The hydrotreating catalyst particles of this invention are suitably prepared by blending, or co-mulling, active sources of hydrogenation metals with a binder. Examples of suitable binders include silica, alumina, clays, zirconia, titania, magnesia and silica-alumina. Preference is given to the use of alumina as binder. Other components, such as phosphorous, may be added as desired to tailor the catalyst particles for a desired application. The blended components are then shaped, such as by extrusion, dried and calcined at temperatures up to 1200 F. (649 C.) to produce the finished catalyst particles. Alternative, equally suitable methods of preparing the amorphous catalyst particles include preparing oxide binder particles, such as by extrusion, drying and calcining, followed by depositing the hydrogenation metals on the oxide particles, using methods such as impregnation. The catalyst particles, containing the hydrogenation metals, are then further dried and calcined prior to use as a hydrotreating catalyst.

The subject process is especially useful in the production of middle distillate fractions boiling in the range of about 250-700 F. (121-371 C.) as determine by the appropriate ASTM test procedure. By a middle distillate fraction having a boiling range of about 250-700 F. is meant that at least 75 vol %, preferably 85 vol %, of the components of the middle distillate have a normal boiling point of greater than about 250 F. and furthermore that at least about 75 vol %, preferably 85 vol %, of the components of the middle distillate have a normal boiling point of less than 700 F. The term "middle distillate" is intended to include the diesel, jet fuel and kerosene boiling range fractions. The kerosene or jet fuel boiling point range is intended to refer to a temperature range of about 280-525 F. (138-274 C.) and the term "diesel boiling range" is intended to refer to hydrocarbon boiling points of about 250-700 F. (121-371 C.). Gasoline or naphtha is normally the C5 to 400 F. (204 C.) endpoint fraction of available hydrocarbons. The boiling point ranges of the various product fractions recovered in any particular refinery will vary with such factors as the characteristics of the crude oil source, refinery local markets, product prices, etc. Reference is made to ASTM standards D-975 and D-3699-83 for further details on kerosene and diesel fuel properties.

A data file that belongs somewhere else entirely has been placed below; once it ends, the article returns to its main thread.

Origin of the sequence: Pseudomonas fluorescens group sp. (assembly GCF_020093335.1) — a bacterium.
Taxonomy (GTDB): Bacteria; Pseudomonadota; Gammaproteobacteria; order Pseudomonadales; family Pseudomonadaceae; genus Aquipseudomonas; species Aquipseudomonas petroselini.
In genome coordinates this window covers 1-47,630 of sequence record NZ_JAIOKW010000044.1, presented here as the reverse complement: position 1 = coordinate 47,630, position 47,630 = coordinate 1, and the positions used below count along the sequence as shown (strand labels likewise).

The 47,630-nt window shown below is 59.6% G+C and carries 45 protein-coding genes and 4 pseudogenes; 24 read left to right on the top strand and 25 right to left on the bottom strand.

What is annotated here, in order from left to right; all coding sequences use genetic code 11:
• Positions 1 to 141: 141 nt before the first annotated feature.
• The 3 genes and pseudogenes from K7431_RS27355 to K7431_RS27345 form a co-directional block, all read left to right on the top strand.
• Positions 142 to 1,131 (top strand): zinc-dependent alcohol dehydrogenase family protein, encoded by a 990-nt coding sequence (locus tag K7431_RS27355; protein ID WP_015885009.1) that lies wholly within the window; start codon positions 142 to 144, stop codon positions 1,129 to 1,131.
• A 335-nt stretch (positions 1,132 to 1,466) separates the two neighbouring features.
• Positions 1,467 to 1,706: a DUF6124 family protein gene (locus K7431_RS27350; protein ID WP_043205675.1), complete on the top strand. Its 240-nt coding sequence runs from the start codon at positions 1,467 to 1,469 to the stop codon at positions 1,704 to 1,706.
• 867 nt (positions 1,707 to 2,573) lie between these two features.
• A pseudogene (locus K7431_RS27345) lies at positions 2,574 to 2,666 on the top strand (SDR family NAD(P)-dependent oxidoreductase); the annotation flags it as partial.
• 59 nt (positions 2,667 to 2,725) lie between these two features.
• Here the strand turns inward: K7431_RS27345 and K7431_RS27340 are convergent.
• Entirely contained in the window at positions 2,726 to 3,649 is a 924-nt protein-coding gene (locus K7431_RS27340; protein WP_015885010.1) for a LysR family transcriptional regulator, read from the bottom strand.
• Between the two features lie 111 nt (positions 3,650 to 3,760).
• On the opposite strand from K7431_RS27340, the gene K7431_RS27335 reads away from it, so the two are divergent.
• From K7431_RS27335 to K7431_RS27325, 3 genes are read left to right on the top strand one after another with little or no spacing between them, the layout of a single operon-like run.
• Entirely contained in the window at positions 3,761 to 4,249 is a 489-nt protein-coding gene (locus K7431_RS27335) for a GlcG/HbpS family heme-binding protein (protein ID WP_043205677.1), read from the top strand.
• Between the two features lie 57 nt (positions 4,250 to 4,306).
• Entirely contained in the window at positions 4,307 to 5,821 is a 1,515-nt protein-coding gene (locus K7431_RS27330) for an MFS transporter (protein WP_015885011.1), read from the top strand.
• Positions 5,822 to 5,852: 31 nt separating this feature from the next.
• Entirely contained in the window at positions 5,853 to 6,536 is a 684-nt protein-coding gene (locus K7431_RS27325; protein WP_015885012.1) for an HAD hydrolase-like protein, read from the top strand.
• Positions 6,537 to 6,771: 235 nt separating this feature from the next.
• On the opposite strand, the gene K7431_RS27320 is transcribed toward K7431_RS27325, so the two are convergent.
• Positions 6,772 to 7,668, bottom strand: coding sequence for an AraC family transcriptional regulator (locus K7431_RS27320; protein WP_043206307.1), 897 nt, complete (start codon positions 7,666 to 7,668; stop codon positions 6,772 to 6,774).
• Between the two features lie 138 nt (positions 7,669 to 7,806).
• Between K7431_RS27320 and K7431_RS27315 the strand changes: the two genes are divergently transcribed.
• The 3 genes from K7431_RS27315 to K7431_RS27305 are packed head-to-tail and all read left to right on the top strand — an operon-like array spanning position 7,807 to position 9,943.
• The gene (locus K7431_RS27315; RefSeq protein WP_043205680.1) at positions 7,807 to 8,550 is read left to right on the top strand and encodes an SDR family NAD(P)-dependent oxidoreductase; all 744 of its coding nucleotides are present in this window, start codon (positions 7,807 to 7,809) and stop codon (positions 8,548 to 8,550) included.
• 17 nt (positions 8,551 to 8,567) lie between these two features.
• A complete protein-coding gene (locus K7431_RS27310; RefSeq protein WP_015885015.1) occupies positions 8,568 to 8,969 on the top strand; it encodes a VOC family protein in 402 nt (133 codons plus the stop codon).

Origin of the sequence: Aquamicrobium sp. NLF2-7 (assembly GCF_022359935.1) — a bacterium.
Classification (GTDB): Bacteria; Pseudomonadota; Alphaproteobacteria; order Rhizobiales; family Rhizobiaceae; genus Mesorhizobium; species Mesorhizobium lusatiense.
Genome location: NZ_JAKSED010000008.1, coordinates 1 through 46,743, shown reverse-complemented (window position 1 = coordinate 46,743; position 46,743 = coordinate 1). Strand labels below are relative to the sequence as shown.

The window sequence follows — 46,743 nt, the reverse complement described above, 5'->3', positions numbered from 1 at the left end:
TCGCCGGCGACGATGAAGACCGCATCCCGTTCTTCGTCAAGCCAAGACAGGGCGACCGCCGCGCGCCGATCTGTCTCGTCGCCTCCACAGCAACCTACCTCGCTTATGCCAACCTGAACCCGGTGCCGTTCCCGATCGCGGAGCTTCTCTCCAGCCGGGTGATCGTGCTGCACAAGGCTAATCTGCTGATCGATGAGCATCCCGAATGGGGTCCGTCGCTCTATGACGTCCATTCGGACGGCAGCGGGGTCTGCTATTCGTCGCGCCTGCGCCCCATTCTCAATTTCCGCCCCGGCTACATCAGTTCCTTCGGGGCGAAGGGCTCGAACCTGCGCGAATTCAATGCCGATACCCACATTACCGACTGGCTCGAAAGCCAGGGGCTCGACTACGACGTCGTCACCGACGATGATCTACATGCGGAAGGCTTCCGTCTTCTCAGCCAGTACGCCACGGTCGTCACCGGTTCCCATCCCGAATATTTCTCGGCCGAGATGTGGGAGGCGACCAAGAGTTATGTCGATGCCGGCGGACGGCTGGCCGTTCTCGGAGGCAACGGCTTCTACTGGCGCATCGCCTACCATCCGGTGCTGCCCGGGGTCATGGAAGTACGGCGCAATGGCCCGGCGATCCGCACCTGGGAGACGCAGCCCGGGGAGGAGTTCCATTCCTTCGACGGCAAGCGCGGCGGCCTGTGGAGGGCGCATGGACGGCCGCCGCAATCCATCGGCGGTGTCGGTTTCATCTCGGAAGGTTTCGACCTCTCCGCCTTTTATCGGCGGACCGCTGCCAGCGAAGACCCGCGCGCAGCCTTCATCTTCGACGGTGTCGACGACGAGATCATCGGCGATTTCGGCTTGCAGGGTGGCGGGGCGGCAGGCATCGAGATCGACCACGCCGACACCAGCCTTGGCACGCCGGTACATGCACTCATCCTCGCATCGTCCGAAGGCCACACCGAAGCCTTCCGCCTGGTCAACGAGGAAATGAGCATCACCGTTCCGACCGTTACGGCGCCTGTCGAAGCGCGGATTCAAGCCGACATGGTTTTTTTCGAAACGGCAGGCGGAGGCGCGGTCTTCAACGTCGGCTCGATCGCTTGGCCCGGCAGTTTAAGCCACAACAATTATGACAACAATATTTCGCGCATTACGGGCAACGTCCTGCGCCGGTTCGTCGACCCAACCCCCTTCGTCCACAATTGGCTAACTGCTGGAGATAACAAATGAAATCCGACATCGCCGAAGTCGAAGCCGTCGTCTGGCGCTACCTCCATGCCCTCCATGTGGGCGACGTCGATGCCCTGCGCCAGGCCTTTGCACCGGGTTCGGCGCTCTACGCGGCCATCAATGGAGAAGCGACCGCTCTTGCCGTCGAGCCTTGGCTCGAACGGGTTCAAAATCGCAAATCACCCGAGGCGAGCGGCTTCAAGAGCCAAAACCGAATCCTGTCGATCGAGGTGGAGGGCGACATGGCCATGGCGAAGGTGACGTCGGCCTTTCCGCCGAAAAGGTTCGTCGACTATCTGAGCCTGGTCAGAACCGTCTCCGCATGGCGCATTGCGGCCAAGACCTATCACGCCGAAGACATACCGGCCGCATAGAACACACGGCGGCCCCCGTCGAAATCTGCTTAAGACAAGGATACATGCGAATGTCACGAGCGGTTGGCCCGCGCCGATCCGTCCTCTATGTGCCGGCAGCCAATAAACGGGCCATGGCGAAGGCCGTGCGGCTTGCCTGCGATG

Reference is now made to FIGS. 1 and 2, which disclose preferred embodiments of the invention. Not included in the figures are the various pieces of auxiliary equipment such as heat exchangers, condensers, pumps and compressors, which, of course, would be necessary for a complete processing scheme and which would be known and used by those skilled in the art.

In FIG. 1, a single, downflow reactor vessel 30 contains at least two vertically aligned reaction zones. The first reaction zone 22 is for cracking a first refinery stream 2. The second reaction zone 26 is for removing nitrogen-containing and aromatic molecules from a second refinery stream 62. A suitable volumetric ratio of the catalyst volume in the first reaction zone to the catalyst volume in the second reaction zone encompasses a broad range, depending on the ratio of the first refinery stream to the second refinery stream. Typical ratios generally lie between 20:1 and 1:20. A preferred volumetric range is between 10:1 and 1:10. A more preferred volumetric ratio is between 5:1 and 1:2.